Clinical Pattern of Tolvaptan-Associated Liver Injury in Trial Participants With Autosomal Dominant Polycystic Kidney Disease (ADPKD): An Analysis of Pivotal Clinical Trials

David H. Alpers, James H. Lewis, Christine M. Hunt, James W. Freston, Vicente E. Torres, Hui Li, Wenchyi Wang, Molly E. Hoke, Sharin E. Roth, Lucas Westcott-Baker, Alvin Estilo

Research output: Contribution to journalArticlepeer-review


Rationale & Objective: Tolvaptan is associated with risk of drug-induced liver injury when used to treat autosomal dominant polycystic kidney disease (ADPKD). After this risk was described based on the clinical trials TEMPO 3:4 and TEMPO 4:4, additional data from the REPRISE trial and a long-term extension of TEMPO 4:4, REPRISE, and other tolvaptan trials in ADPKD have become available. To further characterize the hepatic safety profile of tolvaptan, an analysis of the expanded dataset was conducted. Study Design: Analysis of safety data from prospective clinical trials of tolvaptan. Setting & Participants: Multicenter clinical trials including more than 2,900 tolvaptan-treated participants, more than 2,300 with at least 18 months of drug exposure. Intervention: Tolvaptan administered twice daily in split-dose regimens. Outcomes: Frequency of liver enzyme level increases detected by regular laboratory monitoring. Results: In the placebo-controlled REPRISE trial, more tolvaptan- than placebo-treated participants (38 of 681 [5.6%] vs 8 of 685 [1.2%]) experienced alanine aminotransferase level increases to >3× the upper limit of normal (ULN), similar to TEMPO 3:4 (40 of 957 [4.4%] vs 5 of 484 [1.0%]). No participant in REPRISE or the long-term extension experienced concurrent alanine aminotransferase level increases to >3× ULN and total bilirubin increases to >2× ULN (“Hy's Law” laboratory criteria). Based on the expanded dataset, liver enzyme increases most often occurred within 18 months after tolvaptan initiation and were less frequent thereafter. Increased levels returned to normal or near normal after treatment interruption or discontinuation. Thirty-eight patients were rechallenged with tolvaptan after the initial drug-induced liver injury episode, with return of liver enzyme level increases in 30; 1 additional participant showed a clinical “adaptation” after the initial episode, with resolution of the enzyme level increases despite continuation of tolvaptan. Limitations: Retrospective analysis. Conclusions: The absence of Hy's Law cases in REPRISE and the long-term extension trial support monthly liver enzyme monitoring during the first 18 months of tolvaptan exposure and every 3 months thereafter to detect and manage enzyme level increases, as is recommended on the drug label. Funding: Otsuka Pharmaceutical Development & Commercialization, Inc. Trial Registration: Trials included in the dataset were registered at with study numbers NCT00428948 (TEMPO 3:4), NCT01214421 (TEMPO 4:4), NCT02160145 (REPRISE), and NCT02251275 (long-term extension).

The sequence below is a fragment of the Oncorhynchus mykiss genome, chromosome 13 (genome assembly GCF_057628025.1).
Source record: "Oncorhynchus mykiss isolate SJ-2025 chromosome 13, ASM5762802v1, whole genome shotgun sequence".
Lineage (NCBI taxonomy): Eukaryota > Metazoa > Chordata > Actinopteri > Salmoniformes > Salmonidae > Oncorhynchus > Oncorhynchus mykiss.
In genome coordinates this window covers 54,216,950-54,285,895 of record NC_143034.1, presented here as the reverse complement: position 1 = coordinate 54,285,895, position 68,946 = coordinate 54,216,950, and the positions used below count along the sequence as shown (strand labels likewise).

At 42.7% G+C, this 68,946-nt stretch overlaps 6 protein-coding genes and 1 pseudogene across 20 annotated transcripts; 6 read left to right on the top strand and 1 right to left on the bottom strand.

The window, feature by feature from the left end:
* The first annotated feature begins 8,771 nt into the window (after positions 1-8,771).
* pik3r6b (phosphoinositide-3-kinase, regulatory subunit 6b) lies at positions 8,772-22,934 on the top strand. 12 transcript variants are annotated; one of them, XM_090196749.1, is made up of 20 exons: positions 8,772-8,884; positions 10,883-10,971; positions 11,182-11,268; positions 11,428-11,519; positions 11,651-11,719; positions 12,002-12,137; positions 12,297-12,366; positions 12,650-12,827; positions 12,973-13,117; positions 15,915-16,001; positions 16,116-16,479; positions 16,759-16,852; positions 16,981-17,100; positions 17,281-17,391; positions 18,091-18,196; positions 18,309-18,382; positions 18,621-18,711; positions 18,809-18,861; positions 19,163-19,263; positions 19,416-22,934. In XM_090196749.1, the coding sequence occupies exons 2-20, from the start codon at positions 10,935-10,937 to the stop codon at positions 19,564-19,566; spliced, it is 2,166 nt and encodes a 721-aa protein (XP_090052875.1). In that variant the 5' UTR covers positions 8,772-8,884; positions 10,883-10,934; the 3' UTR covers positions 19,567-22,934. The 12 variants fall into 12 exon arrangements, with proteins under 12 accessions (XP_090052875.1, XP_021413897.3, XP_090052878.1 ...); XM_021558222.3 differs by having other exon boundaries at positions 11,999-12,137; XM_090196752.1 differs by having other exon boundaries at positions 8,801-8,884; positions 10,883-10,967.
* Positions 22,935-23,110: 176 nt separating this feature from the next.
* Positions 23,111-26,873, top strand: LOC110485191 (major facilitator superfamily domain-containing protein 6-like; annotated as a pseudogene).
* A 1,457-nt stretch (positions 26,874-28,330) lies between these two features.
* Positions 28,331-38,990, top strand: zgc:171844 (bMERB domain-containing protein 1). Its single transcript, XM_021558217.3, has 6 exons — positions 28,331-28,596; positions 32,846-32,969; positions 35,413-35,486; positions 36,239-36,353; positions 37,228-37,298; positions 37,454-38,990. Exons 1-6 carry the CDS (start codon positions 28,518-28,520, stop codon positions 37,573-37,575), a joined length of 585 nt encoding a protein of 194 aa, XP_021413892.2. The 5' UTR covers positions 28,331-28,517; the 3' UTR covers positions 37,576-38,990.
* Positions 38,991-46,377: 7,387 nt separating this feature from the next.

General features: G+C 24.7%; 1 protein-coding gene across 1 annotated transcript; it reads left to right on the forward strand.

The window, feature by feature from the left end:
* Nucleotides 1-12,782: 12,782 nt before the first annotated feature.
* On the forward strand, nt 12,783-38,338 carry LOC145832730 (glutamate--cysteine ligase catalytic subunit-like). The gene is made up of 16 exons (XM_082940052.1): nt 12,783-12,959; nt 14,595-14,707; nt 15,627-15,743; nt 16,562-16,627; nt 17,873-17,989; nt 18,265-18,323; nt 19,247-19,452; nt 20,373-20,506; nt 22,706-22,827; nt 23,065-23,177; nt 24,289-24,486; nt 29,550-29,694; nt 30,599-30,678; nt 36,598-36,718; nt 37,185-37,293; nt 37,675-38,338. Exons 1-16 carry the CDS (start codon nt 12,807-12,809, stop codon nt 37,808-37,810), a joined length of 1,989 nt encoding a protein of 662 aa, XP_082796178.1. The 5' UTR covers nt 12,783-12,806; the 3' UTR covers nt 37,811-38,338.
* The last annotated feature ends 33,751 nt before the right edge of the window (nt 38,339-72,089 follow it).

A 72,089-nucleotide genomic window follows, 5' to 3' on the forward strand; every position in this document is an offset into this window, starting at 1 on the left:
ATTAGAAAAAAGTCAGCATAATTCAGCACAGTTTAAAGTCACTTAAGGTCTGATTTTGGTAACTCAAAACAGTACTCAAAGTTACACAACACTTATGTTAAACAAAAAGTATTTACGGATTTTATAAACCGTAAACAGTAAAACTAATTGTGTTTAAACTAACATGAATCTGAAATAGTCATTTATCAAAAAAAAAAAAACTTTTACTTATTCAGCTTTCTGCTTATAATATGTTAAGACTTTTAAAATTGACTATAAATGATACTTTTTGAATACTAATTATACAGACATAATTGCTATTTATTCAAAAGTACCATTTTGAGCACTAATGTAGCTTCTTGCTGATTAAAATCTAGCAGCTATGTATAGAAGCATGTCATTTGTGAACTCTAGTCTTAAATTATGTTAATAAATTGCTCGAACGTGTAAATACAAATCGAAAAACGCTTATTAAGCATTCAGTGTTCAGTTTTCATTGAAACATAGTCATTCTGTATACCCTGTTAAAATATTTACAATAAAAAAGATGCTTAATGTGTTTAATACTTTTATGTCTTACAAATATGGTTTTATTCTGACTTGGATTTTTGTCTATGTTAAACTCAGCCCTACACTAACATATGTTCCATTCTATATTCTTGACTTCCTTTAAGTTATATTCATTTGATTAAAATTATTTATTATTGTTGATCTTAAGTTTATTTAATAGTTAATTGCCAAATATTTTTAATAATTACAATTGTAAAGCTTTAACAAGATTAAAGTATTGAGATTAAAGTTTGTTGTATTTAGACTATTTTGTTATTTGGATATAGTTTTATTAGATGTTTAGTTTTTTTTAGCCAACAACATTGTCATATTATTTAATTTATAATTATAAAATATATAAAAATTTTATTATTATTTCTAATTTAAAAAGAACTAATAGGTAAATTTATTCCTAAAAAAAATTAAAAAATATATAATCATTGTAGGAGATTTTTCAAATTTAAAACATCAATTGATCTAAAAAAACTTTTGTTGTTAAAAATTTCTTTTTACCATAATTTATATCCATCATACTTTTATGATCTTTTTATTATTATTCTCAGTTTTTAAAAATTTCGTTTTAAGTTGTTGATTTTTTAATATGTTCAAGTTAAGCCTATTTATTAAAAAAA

Original languageEnglish (US)
Pages (from-to)281-293.e1
JournalAmerican Journal of Kidney Diseases
Issue number3
StatePublished - Mar 2023


  • Autosomal dominant polycystic kidney disease (ADPKD)
  • Hy's Law
  • alanine aminotransferase (ALT)
  • aspartate aminotransferase (AST)
  • clinical trial
  • drug rechallenge
  • drug-induced liver injury (DILI)
  • hepatic events
  • liver safety
  • tolvaptan

ASJC Scopus subject areas

  • Nephrology


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